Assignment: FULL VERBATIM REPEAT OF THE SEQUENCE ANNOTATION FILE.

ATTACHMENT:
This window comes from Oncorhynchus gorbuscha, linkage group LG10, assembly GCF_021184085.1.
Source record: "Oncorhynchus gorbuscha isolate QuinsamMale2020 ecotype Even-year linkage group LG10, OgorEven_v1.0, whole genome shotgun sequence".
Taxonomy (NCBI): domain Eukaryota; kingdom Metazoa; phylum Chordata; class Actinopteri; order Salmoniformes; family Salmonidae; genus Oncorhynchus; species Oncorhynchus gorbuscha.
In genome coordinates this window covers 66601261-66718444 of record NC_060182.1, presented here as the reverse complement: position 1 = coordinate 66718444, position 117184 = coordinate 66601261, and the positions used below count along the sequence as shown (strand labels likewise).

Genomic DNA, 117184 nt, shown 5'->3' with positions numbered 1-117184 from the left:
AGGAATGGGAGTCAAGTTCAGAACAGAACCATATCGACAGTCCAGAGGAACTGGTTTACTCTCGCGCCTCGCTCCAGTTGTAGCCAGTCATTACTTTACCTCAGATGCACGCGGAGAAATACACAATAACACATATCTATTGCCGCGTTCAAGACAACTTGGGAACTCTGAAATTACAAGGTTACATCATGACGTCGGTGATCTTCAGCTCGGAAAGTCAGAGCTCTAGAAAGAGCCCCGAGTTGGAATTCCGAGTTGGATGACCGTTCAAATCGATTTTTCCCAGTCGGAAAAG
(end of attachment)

This window comes from Oncorhynchus gorbuscha, linkage group LG10, assembly GCF_021184085.1.
Source record: "Oncorhynchus gorbuscha isolate QuinsamMale2020 ecotype Even-year linkage group LG10, OgorEven_v1.0, whole genome shotgun sequence".
Taxonomy (NCBI): domain Eukaryota; kingdom Metazoa; phylum Chordata; class Actinopteri; order Salmoniformes; family Salmonidae; genus Oncorhynchus; species Oncorhynchus gorbuscha.
In genome coordinates this window covers 66601261-66718444 of record NC_060182.1, presented here as the reverse complement: position 1 = coordinate 66718444, position 117184 = coordinate 66601261, and the positions used below count along the sequence as shown (strand labels likewise).

Genomic DNA, 117184 nt, shown 5'->3' with positions numbered 1-117184 from the left:
AGGAATGGGAGTCAAGTTCAGAACAGAACCATATCGACAGTCCAGAGGAACTGGTTTACTCTCGCGCCTCGCTCCAGTTGTAGCCAGTCATTACTTTACCTCAGATGCACGCGGAGAAATACACAATAACACATATCTATTGCCGCGTTCAAGACAACTTGGGAACTCTGAAATTACAAGGTTACATCATGACGTCGGTGATCTTCAGCTCGGAAAGTCAGAGCTCTAGAAAGAGCCCCGAGTTGGAATTCCGAGTTGGATGACCGTTCAAATCGATTTTTCCCAGTCGGAAAAG